Steve Earle certainly had the blues after ending his marriage (the longest of seven) to singer Allison Moorer last year. But that wasn’t the only reason he chose to make his new album, Terraplane, a blues set.
“I’ve thought about doing it for a long time, same reason as I made a bluegrass record (1998’s The Mountain),” Earle tells Billboard.
“The acoustic (blues) stuff, I’ve done stuff like that before. The electric stuff’s a little more intimidating for me because I’m from Texas. It’s taken very seriously where I come from. There’s no New York shuffle and there’s no L.A. shuffle; there’s only a Chicago shuffle and a Texas shuffle. So it’s a little intimidating for me, but I just found myself with the band that could do it and I had the subject matter, and all those things kind of lined up and it seemed like a good thing to do right now.”
Earle began writing Terraplane while he and his Dukes were touring. He continued the process while traveling around Europe, mostly by train, during a solo acoustic tour after that. Terraplane was recorded during a six-day stint at House of Blues Studio D in Nashville, with only the track “Baby’s Just as Mean as Me,” featuring the Duke’s Eleanor Whitmore, created during the sessions.
“I always have a sonic template when I try to figure out how these albums I make are going to sound,” Earle says, noting he had three things in mind. “One was Howlin’ Wolf records, which were my favorite of the Chess records. There’s something about the way those early Wolf records sounded that were sonically some of the best Chess records. To that and Canned Heat records and the first two ZZ Top Records, which were very much a part of what I define as blues where I come from. It’s like working with the 32-color box of crayons and taking away all but six; it’s simple but it’s not easy. I thought it was a good way to challenge myself, to make a blues record; some people might find it arrogant, but I think I can dabble in it and expect to be credible.”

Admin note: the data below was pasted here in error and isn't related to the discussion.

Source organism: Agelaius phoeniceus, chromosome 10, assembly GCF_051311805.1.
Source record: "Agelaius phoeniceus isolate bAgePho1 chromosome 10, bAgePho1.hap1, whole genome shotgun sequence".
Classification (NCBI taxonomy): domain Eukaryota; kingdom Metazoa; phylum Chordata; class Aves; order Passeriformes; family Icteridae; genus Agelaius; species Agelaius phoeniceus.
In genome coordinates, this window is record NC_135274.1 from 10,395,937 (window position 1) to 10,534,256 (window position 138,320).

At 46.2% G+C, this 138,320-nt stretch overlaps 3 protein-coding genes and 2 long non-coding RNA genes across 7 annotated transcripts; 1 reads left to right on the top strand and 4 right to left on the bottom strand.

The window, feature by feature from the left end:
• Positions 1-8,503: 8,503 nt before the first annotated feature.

Among the latter songs written for Terraplane was its closing track “King of the Blues,” which also provides a bit of thematic summing up for the album.
“I wrote it in Italy, largely,” Earle recalls. “I circled back around to Lightnin’ Hopkins with the guitar and everything. And it’s also that thing of sometimes the remedy for the blues is just to make yourself out to be all that. It’s probably how I deal with my insecurities, really.”
Earle will celebrate Terraplane‘s release on Feb. 17 with a concert at the Grammy Museum in Los Angeles. He has other shows scheduled into early March, with a full tour expected to be announced soon. He’s also taking part in The Music of David Byrne & Talking Heads concert on March 23 at Carnegie Hall in New York.
Meanwhile, Earle has two more albums already in motion — a collaborative record with Shawn Colvin that the pair will start recording during November, and “what’s essentially a country record” that Earle says is half-written and will include some songs he wrote for NBC’s Nashville that weren’t used.